AZa346
Topic Author
Posts: 92
Joined: Sun Jun 26, 2016 2:58 pm

Smoking in the airline industry

Mon Aug 07, 2017 3:36 pm

Cabin crew and pilots are normal humans, of course, so there will be the average amount of them who are smokers. of course they work long shifts in environments where smoking is strictly forbidden, for everyone's health and safety. but since the average smoker needs a cig every hour, do they get to get off in between short haul flights to an area far away from planes, refueling trucks and so on, where it is safe to have a smoke, or they ''simply'' wait for their shift to end, once they get out of the airport?
of course for long haul crews the story is different, as they are in the plane for >10 hours so they definitely have to wait! of course people already know the limitations they will encounter by choosing this type of career so i am not trying to make it an issue, it is just curiosity!
personal experience? heard stories? thanks for sharing!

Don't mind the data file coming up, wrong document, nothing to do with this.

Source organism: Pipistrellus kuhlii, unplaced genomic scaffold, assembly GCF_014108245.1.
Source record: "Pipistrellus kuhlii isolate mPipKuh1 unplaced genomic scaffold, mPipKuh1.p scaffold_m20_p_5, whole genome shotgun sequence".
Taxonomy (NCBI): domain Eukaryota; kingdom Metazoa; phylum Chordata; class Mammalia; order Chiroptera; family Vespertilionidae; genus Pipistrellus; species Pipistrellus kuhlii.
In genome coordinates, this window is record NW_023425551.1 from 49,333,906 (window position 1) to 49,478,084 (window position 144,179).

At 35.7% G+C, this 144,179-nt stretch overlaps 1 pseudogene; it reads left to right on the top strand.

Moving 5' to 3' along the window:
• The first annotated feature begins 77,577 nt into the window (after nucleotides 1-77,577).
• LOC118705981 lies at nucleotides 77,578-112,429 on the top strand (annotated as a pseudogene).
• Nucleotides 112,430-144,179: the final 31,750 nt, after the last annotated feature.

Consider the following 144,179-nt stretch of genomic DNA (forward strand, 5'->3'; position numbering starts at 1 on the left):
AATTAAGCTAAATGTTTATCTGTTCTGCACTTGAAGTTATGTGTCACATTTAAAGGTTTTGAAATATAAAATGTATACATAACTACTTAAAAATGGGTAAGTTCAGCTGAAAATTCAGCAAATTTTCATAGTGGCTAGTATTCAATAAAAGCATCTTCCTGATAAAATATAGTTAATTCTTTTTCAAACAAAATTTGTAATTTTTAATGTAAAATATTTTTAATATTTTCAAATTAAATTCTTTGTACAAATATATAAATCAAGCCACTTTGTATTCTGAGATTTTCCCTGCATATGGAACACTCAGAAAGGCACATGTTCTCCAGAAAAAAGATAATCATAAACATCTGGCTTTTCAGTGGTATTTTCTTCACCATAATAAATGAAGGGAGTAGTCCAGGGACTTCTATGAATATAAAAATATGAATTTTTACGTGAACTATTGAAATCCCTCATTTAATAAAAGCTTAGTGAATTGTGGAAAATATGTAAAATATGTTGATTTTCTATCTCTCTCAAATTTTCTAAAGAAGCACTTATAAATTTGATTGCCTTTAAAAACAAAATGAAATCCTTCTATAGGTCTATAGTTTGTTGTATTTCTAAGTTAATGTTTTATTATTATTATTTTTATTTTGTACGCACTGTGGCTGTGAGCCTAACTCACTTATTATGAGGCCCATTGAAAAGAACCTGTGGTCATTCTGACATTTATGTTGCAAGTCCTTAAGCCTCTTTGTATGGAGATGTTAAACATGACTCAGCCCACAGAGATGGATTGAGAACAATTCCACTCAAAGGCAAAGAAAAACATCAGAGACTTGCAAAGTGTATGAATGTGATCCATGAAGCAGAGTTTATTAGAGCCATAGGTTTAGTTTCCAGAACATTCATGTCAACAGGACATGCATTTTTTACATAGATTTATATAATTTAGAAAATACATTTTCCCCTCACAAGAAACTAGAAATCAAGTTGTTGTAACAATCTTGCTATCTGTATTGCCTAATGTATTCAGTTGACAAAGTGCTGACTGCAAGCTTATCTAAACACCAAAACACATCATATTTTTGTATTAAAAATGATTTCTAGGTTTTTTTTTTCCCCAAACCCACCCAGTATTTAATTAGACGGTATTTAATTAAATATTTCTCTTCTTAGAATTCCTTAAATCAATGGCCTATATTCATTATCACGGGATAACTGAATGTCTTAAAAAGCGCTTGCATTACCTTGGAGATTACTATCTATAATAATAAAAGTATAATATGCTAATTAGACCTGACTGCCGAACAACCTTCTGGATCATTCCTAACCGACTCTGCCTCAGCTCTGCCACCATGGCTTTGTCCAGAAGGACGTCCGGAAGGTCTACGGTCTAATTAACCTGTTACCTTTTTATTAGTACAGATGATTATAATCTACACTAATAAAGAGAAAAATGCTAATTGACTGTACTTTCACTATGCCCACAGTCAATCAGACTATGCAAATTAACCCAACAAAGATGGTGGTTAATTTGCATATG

jetmatt777
Posts: 3434
Joined: Sun Jun 26, 2005 2:16 am

Re: Smoking in the airline industry

Mon Aug 07, 2017 3:42 pm

most airports have designated smoking areas in various places on the airside area. Ground staff (ramp, fielders, customer service, mechanics, etc.) are usually pretty high rate for smokers, so pilots know to just ask someone on the ground and they will point them to it. They might be looking for a smoke too so they may just have the pilot follow them to the smoking area. Even when there are no designated smoking areas, there are unofficial ones in less visual places. For example rampers might push a few empty bag carts around behind a dumpster and use the bag cart as a makeshift seat and visual shield so no one can see. And those bag carts will sit there for months until someone decides they need to be moved and the rampers will make a new smoking lounge somewhere else.
Lighten up while you still can, don't even try to understand, just find a place to make your stand and take it easy
 
Renfro747
Posts: 6
Joined: Wed Jul 21, 2010 6:45 pm

Re: Smoking in the airline industry

Mon Aug 07, 2017 3:54 pm

Most smokers that I know who are on flight crews keep a stash of nicotine patches in their bags. Just in case.
 
FlyHossD
Posts: 1592
Joined: Mon Nov 02, 2009 3:45 pm

Re: Smoking in the airline industry

Mon Aug 07, 2017 3:55 pm

AZa346 wrote: